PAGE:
Accelerating Sustainability in the Creative Economy and Creative Industries

Online: 24th International Conference
20th - 26th March 2023
Business School for the Creative Industries
University for the Creative Arts

Insights from Sustainable Innovation 2023

Professor Martin Charter, The Centre for Sustainable Design ®, UCA   

Summary of Insights

  1. Creative industries are a major global industry but the environmental impact of the sector is not well understood; there is a need for improved data and baselines to increase understanding of the impact of sustainability and improve performance.
  2. Achieving sustainability in the creative industries requires systemic change.
  3. The context of the creative industries has been transformed by climate change, and unlocking value requires digital and social transformation.
  4. Increasing awareness and climate anxiety is changing customer behaviour, particularly among young people; Gen Z, are likely to drive sustainability in the creative industries and demand new solutions.
  5. Cross-sector cooperation and sharing of learnings and tools is essential to drive sustainability in fragmented creative industries; promoting sustainability requires collective action and community engagement physically and online.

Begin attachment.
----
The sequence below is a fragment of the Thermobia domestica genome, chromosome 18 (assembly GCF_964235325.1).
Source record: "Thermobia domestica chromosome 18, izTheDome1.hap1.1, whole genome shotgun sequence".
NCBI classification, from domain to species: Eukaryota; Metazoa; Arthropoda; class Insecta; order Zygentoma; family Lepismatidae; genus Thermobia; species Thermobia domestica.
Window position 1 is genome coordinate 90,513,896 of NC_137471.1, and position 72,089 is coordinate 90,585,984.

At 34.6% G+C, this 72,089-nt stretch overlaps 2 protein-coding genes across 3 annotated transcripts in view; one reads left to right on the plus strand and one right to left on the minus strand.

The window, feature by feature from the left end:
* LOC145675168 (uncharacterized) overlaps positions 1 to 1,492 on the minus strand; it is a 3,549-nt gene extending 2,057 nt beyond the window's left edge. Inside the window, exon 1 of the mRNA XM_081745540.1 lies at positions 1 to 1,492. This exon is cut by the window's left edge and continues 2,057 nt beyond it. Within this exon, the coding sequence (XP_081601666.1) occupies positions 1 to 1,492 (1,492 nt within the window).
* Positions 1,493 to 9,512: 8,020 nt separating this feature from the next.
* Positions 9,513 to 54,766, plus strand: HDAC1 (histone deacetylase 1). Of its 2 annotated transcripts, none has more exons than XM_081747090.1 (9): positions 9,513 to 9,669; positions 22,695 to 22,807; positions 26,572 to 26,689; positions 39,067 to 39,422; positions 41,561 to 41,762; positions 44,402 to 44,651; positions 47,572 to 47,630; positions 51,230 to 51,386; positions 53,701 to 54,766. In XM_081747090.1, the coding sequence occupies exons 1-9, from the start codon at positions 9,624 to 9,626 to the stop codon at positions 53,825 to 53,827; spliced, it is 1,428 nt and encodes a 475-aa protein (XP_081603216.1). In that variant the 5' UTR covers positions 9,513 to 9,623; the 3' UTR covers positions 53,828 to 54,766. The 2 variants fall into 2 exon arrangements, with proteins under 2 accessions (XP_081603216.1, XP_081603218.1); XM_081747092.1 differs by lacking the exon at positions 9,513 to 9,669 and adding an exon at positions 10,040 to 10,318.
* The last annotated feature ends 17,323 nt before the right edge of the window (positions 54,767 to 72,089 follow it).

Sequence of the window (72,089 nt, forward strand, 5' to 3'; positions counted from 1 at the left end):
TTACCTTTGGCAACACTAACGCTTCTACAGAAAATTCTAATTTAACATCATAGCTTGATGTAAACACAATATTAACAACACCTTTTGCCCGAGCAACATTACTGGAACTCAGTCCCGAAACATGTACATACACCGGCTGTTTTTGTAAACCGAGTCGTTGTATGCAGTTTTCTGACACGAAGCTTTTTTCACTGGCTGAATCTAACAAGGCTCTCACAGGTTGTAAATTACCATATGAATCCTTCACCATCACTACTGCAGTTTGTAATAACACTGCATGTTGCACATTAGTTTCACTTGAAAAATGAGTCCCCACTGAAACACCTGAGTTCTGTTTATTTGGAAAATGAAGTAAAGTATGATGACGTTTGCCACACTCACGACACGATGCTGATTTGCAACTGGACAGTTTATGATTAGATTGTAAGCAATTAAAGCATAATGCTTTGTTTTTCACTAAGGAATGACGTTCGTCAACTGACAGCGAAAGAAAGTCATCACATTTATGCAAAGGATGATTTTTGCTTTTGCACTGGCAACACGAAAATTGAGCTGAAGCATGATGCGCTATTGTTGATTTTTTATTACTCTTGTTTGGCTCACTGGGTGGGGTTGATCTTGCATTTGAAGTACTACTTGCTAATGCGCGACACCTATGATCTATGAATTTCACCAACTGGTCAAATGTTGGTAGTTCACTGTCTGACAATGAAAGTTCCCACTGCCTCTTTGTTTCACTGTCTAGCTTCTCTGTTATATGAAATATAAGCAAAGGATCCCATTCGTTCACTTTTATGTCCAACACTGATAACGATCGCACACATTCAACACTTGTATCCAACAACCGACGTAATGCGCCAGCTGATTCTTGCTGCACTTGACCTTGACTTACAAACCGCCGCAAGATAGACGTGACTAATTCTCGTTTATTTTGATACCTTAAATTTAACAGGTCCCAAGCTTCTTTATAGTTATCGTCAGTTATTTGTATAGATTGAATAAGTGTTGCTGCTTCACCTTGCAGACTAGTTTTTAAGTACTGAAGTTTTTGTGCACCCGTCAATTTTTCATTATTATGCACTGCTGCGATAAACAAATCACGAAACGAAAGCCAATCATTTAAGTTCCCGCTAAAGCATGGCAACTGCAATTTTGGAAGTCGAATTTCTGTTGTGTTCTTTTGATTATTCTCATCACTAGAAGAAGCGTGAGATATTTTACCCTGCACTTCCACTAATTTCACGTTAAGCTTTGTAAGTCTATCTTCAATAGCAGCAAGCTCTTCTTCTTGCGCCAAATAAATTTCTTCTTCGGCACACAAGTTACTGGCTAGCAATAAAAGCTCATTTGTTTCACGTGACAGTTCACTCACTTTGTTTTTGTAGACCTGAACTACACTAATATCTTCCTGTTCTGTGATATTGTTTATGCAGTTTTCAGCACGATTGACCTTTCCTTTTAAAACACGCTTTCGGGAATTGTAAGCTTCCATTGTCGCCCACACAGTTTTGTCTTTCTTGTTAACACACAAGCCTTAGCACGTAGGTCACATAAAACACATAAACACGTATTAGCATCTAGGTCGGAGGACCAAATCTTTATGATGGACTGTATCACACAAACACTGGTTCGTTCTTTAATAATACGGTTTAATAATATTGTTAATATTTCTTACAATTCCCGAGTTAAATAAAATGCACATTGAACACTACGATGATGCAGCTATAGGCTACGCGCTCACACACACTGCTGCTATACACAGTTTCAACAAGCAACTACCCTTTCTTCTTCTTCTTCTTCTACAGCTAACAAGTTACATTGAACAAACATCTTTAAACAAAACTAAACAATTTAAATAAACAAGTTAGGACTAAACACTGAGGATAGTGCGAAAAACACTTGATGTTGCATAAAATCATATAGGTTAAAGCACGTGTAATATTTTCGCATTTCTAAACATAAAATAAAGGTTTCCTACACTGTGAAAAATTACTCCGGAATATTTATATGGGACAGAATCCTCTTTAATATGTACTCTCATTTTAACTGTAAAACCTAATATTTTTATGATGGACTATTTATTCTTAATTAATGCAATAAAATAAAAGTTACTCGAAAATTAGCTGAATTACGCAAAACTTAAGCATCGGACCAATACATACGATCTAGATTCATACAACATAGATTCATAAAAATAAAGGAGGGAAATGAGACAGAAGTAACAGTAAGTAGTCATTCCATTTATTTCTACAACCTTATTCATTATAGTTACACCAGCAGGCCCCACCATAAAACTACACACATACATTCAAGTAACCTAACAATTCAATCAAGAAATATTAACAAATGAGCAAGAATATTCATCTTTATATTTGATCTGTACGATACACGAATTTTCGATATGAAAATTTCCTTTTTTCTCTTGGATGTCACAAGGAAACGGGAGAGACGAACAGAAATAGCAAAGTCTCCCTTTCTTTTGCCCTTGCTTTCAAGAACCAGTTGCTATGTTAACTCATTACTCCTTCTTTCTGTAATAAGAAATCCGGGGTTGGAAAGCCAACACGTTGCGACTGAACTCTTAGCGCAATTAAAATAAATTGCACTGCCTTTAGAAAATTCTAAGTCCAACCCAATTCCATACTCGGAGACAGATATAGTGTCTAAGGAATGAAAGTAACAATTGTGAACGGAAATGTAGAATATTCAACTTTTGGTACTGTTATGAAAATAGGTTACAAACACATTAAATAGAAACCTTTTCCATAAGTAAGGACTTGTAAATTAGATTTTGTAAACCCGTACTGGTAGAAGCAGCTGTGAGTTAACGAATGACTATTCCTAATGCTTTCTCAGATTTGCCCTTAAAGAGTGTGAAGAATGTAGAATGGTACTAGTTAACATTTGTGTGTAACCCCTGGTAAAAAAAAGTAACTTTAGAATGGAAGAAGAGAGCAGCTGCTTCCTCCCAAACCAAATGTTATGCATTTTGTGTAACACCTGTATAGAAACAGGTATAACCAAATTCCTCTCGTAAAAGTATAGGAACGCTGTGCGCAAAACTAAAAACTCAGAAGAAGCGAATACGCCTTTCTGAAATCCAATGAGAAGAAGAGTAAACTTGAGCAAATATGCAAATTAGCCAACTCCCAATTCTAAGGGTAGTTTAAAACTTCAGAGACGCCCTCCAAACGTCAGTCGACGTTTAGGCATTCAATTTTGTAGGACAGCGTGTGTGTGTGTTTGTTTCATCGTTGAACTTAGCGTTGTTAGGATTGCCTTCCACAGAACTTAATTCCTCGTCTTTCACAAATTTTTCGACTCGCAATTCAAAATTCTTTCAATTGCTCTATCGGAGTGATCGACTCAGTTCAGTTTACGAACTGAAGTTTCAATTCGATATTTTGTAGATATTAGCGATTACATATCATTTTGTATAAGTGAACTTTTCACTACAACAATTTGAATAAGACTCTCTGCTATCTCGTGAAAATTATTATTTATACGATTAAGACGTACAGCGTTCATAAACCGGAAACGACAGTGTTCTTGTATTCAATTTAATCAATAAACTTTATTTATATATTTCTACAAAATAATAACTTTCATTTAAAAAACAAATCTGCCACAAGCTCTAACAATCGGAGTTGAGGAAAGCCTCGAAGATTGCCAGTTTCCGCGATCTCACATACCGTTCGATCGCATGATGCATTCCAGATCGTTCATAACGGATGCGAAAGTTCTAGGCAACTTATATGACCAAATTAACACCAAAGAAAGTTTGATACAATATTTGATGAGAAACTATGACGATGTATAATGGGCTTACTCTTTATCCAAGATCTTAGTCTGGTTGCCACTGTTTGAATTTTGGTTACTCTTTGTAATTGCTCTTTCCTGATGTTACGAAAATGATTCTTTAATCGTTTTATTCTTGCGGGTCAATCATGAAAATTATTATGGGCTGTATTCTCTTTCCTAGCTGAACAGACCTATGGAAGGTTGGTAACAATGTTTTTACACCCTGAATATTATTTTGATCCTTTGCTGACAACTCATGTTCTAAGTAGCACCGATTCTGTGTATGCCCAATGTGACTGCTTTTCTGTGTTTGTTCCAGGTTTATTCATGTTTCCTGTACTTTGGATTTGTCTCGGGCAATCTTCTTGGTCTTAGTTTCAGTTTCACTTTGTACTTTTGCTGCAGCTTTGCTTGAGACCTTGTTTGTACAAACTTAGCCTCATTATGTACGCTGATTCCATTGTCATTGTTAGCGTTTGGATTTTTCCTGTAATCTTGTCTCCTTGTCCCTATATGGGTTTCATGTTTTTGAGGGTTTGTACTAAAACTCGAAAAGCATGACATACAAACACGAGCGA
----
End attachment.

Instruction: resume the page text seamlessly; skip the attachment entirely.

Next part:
6. Industry leadership and bodies must work with the government to address significant sustainability impacts in the creative industries.
  7. Design plays a critical role in sustainability, with 80% of a product’s impact determined during the design stage.
  8. Embracing innovation and fostering sustainable entrepreneurship can drive change and accelerate sustainability in the creative industries.
  9. Communication related to sustainable behaviour should avoid causing cognitive dissonance: storytelling can raise awareness, create narratives around sustainability issues, and promote pro-environmental behaviour.
  10. Fictional characters and positive role models can encourage sustainable behaviour, while short stories with solutions-focused narratives can address eco-anxiety.

Insight No.1: Strategic Overview I (Day 1)

  1. The creative industries contribute significantly to the economy but lack clear benchmarking data and baselines.
  2. System change is necessary to achieve sustainability in the creative industries.
  3. Climate change has changed the context in the creative industries, and digital and social transformation is needed to unlock value.
  4. Eco-anxiety and customer behaviour, particularly from Gen Z, are drivers for sustainability in the creative industries.
  5. Fragmentation needs to be addressed through cross-sector coordination.
  6. Sustainability tools and learnings have been developed for segments of the creative industries, but these are not being transferred: for tools and learnings to be used they need to be in the ‘language’ and ‘culture’ of the segment.